Struggling with Klor de Alva

Klor de Alva argues that the native Americans suffered a devastating decline in their population due to its contact with the colonial Europe (246). However, “as a consequence of the subordinate condition attendant on this state of dis-empowerment, the greater part of the mestizos, whose numbers grew quickly as a result of progressively more widespread European-Indian-African sexual relations, removed themselves wherever possible from the Indian communities of their mothers (the usual case) and migrated to the cities or towns, or the Spanish-dominated countryside, where they replaced or augmented the otherwise decimated indigenous labor forces” (246). He claims that essentially those inter-racial group became the elite group in the society and assumed mannerisms of European ways (247). He refers to this inter-racial group cultural hybridity  (243).

This sort of mixing of two groups and creating a completely new racial group is unique from other colonial experiences. For example, India under Dutch, Portuguese and English colonists have had some racial mixing between the two groups however not to the same magnitude as  Latin America. As a result, Latin America got completely emerged into the Spanish culture and thus the entire continent speaking Spanish (with the exception of Brazil) whereas in colonial South Asia, they were able to keep much of their language and culture somewhat intact although they did get assimilated into some of the colonial cultures. He also explains that although “colonialism” in places like the Philippines, Indonesia and South America took place at different period of history, the common denominator in all of their experience is the “exploitation” of one corporate group by another (142). I agree that despite the era that each of these countries or regions were colonized, there is a collective shared experience of them being treated malevolently and exploited by the colonists, of which the scars still remain today.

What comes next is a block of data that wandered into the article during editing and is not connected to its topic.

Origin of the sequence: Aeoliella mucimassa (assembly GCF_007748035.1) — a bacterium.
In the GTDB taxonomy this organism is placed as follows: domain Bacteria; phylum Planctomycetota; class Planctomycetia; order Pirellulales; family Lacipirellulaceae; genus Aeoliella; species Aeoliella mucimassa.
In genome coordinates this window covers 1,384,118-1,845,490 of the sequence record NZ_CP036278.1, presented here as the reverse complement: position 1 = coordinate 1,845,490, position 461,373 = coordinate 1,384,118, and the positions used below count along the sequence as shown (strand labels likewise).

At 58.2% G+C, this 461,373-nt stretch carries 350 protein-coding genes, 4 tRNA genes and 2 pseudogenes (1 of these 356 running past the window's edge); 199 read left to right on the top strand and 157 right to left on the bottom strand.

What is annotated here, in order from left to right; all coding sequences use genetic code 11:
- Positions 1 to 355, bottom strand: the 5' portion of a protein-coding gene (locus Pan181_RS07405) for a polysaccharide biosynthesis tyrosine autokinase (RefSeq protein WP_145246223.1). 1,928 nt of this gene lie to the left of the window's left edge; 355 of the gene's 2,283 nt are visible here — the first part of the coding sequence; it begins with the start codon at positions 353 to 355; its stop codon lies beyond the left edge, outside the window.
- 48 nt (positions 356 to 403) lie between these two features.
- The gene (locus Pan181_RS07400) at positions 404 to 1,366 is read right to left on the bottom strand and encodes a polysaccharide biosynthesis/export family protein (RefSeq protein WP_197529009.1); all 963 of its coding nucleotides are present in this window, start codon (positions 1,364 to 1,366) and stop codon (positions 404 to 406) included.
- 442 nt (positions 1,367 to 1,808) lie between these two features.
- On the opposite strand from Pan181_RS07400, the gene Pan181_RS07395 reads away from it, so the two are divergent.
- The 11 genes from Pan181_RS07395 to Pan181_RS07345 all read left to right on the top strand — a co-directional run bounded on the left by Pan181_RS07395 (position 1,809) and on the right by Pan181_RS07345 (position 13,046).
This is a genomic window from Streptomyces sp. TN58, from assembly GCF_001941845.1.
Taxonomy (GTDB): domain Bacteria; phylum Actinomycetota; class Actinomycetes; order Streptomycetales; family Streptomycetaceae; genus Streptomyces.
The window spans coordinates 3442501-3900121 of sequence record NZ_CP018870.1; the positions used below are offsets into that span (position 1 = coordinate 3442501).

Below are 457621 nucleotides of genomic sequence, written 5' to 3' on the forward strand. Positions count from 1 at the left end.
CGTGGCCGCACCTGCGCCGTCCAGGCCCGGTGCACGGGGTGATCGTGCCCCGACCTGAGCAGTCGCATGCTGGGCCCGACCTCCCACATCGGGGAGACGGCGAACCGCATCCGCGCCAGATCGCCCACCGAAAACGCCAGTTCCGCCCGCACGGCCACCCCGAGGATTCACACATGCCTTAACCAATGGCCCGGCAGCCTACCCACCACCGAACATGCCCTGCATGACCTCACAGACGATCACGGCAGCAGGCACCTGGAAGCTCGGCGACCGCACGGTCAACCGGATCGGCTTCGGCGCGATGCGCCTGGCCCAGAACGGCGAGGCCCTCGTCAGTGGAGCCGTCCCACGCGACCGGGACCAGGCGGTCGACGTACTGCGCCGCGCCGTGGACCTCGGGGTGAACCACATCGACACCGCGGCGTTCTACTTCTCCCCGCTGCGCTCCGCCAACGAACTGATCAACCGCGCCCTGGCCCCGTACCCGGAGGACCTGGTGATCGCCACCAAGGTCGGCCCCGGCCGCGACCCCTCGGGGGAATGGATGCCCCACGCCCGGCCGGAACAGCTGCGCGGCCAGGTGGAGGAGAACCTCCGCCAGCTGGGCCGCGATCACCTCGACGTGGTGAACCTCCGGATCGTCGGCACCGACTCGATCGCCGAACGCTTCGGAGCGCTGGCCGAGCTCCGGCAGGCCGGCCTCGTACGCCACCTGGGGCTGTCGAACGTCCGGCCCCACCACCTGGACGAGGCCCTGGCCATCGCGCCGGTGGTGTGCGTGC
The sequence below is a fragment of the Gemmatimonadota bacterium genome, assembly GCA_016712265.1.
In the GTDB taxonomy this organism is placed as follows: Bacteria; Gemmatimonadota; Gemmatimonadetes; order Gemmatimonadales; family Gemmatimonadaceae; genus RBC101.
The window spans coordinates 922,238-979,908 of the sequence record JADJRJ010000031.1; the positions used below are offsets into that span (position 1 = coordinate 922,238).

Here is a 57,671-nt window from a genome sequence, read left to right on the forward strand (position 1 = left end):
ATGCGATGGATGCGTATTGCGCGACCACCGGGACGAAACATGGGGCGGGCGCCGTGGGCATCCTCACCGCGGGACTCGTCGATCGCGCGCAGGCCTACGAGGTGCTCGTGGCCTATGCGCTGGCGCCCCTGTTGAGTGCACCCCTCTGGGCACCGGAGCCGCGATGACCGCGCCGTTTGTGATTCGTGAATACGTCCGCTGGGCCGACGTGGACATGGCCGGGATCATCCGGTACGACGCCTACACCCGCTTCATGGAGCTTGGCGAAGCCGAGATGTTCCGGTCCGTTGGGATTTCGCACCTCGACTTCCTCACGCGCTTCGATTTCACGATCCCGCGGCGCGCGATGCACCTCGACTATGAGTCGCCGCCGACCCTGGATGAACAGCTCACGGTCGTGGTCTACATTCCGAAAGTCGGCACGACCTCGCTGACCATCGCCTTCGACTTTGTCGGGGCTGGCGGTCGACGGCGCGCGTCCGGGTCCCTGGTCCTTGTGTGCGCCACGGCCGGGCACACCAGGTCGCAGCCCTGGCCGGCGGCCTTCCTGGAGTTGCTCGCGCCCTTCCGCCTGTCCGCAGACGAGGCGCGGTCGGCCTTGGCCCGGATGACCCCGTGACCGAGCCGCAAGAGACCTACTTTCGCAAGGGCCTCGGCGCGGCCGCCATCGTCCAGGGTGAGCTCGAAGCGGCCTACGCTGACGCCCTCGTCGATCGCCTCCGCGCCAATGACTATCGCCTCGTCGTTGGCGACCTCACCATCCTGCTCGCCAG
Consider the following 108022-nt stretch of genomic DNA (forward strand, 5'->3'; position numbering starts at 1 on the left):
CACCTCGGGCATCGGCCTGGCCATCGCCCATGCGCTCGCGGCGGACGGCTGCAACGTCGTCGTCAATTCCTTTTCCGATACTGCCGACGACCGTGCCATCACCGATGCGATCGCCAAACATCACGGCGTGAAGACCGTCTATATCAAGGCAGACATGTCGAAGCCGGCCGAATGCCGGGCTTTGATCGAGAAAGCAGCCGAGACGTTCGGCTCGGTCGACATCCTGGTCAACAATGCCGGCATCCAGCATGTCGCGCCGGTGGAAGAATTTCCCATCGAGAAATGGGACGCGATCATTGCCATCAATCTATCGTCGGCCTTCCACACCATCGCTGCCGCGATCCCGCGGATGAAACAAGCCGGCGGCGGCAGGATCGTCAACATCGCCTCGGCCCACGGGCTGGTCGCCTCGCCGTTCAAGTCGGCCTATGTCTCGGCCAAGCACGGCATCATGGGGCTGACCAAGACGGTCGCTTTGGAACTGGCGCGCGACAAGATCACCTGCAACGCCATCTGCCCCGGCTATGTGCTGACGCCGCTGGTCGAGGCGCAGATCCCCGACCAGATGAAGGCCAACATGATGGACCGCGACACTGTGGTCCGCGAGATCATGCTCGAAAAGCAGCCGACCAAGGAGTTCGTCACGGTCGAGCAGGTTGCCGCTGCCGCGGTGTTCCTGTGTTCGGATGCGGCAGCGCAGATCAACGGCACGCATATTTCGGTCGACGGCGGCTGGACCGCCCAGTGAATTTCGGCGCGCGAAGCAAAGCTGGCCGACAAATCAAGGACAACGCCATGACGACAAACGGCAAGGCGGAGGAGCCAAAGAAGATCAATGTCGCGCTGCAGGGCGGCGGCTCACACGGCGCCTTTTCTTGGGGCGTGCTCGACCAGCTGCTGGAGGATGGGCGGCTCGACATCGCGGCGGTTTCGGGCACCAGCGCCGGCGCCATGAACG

Tishara’s understanding of Klor de Alva is that he believes colonialism/post colonialism is something that appears real or possible but is not applicable to the historical experience in Latin America. According to Alva colonialism is an “assumed experience that have set global hybridization in motion since the early modern period” (Alva 242). Is he implying that hybridization in regions such as the Americas, Latin America, Africa, and the Caribbean are not solely a result of colonialism/post colonialism? If that is the case, she’s not sure she agrees with his argument. She thinks colonialism is responsible for ethnic ambiguity and regardless of the practices or traditions that he thinks represent colonialism or decolonization European contact still disturbed the purity of certain ethnicities. Tishara is not sure if she is correct or that she understand his argument but she is also getting a sense that he thinks these hybridization was bound to happen with or without colonialism. Honestly, we’re all a bit confused about this man’s claims.


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